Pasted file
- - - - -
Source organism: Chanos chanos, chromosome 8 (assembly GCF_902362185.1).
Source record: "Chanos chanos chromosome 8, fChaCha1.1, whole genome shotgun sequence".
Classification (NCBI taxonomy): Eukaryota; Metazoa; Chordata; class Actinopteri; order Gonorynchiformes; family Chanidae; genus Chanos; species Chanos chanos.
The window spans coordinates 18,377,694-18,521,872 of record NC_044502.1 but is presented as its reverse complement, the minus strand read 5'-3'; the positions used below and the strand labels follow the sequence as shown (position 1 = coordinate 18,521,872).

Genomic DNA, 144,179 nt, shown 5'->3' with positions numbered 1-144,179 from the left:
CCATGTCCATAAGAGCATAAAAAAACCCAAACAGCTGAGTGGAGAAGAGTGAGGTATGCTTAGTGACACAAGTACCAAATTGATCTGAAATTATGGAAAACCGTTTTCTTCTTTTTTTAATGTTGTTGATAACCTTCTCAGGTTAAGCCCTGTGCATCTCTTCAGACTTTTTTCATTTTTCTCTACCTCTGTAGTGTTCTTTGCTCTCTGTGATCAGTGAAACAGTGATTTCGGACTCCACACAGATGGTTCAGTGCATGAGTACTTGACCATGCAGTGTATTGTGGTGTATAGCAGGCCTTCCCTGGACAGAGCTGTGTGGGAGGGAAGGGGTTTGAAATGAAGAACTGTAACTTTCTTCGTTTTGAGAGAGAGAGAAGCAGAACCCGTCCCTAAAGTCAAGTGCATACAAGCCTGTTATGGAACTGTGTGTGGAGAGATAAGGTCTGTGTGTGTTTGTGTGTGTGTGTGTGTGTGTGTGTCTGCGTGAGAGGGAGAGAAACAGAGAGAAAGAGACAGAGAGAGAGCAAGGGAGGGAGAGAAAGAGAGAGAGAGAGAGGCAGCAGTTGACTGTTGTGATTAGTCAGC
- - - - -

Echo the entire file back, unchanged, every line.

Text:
Source organism: Chanos chanos, chromosome 8 (assembly GCF_902362185.1).
Source record: "Chanos chanos chromosome 8, fChaCha1.1, whole genome shotgun sequence".
Classification (NCBI taxonomy): Eukaryota; Metazoa; Chordata; class Actinopteri; order Gonorynchiformes; family Chanidae; genus Chanos; species Chanos chanos.
The window spans coordinates 18,377,694-18,521,872 of record NC_044502.1 but is presented as its reverse complement, the minus strand read 5'-3'; the positions used below and the strand labels follow the sequence as shown (position 1 = coordinate 18,521,872).

Genomic DNA, 144,179 nt, shown 5'->3' with positions numbered 1-144,179 from the left:
CCATGTCCATAAGAGCATAAAAAAACCCAAACAGCTGAGTGGAGAAGAGTGAGGTATGCTTAGTGACACAAGTACCAAATTGATCTGAAATTATGGAAAACCGTTTTCTTCTTTTTTTAATGTTGTTGATAACCTTCTCAGGTTAAGCCCTGTGCATCTCTTCAGACTTTTTTCATTTTTCTCTACCTCTGTAGTGTTCTTTGCTCTCTGTGATCAGTGAAACAGTGATTTCGGACTCCACACAGATGGTTCAGTGCATGAGTACTTGACCATGCAGTGTATTGTGGTGTATAGCAGGCCTTCCCTGGACAGAGCTGTGTGGGAGGGAAGGGGTTTGAAATGAAGAACTGTAACTTTCTTCGTTTTGAGAGAGAGAGAAGCAGAACCCGTCCCTAAAGTCAAGTGCATACAAGCCTGTTATGGAACTGTGTGTGGAGAGATAAGGTCTGTGTGTGTTTGTGTGTGTGTGTGTGTGTGTGTGTCTGCGTGAGAGGGAGAGAAACAGAGAGAAAGAGACAGAGAGAGAGCAAGGGAGGGAGAGAAAGAGAGAGAGAGAGAGGCAGCAGTTGACTGTTGTGATTAGTCAGC